Last year we took a look a the best of the first-generation Wii games (click here), and now that Nintendo’s coolest console is widely available, there has been an explosion in great games the whole family can enjoy. Once again, we spoke with Jeff Gerstmann, editor-in-chief of game review site GiantBomb.com to get the lowdown on the best games to buy this year. Whether you’re into the hottest crop of music games, want an innovative way to stay active or just want some classic console fun, we have a game for you.
Active Life Outdoor Challenge
$59.99 An active family favorite, Outdoor Challenge gets everyone up and moving, whether it’s running and jumping, steering a mine cart down a shaft or paddling a kayak downriver. The game comes with a mat controller, which unfortunately isn’t yet compatible with any other games, but if you’re looking for a fast-paced game that’ll really make everyone sweat, this is a great option.
This brain-twisting puzzle game with more than 300 levels is a collaboration between Electronic Arts and Steven Spielberg. A great game for almost everyone, it’s fun and it gets you thinking. Plus, throwing giant bowling balls at mountains of blocks and watching them explode is just fun. For those with a more creative side, you can also design your own levels and extend the game even further.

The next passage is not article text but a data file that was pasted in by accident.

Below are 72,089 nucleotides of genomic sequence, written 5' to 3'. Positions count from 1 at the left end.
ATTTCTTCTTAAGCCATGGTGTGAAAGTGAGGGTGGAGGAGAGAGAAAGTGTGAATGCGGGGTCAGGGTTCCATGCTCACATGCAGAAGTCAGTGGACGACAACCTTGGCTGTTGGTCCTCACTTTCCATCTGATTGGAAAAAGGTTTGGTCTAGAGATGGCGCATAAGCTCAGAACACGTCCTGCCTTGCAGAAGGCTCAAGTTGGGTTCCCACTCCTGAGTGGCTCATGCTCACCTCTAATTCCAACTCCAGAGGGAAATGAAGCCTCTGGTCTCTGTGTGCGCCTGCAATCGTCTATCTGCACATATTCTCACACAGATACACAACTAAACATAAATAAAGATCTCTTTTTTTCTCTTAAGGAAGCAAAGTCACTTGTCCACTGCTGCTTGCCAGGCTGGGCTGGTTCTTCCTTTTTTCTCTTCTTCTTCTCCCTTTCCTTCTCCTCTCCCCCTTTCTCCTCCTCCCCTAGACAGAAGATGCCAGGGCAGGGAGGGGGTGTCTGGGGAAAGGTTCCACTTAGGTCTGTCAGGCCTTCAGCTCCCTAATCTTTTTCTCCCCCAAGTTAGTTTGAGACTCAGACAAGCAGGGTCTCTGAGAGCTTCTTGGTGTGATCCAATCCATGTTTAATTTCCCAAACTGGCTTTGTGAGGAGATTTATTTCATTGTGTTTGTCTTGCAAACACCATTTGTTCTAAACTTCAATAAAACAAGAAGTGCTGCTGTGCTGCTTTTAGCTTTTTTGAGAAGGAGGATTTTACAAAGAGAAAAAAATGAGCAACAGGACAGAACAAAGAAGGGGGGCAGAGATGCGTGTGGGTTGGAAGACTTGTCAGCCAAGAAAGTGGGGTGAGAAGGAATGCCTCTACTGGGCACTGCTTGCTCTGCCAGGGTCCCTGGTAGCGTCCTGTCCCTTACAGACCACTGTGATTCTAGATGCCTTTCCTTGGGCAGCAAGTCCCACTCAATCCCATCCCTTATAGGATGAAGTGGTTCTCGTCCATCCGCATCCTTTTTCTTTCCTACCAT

Guitar Hero World Tour and/or Rock Band 2
Both $49.99+ These music games let you channel your inner rock star and form a family band, and are best for teens and adults. Though these games have bulky controllers—guitars, drums and microphones—they’re well worth the space because these are two of the best group games available. The song lists feature plenty of favorites from classic to alt rock and can be added to from online purchases, and the difficulty range goes from easy to expert.
If you’re searching for a music game without the big and pricy accessories, Ultimate Band is it. Using only your Wiimote and nunchuck, you can play the lead guitar, bass guitar, drums and front man parts. The game includes more than 30 songs from artists like The White Stripes and Weezer, and though it isn’t quite as addictive as Rock Band or Guitar Hero, it’s a good alternative.
Zack & Wiki: Quest for Barbaros' Treasure
Go back to some classic PC-style adventure gaming with this critically acclaimed one-player pirate game. Instead of a traditional running-and-jumping console game, you explore your environment, pick up objects and the whole family can put their heads together to solve puzzles. The puzzles are intelligent and get harder through the game, and you have to really test your critical thinking to figure out how to get past each obstacle.
Animal Crossing: City Folk
This charming, relaxed-pace, no-goal game is as addictive as The Sims, but cuter. You move into a town, interact with its animal residents, and do things like decorate your home, go fishing and trade turnips on the stock market—there’s always something to do, and you direct the story. It doesn’t have a multiplayer mode, but up to four players can live in the same city and you can leave messages and gifts for other players. There’s also an online component where you can play real-time with people on other Wii consoles.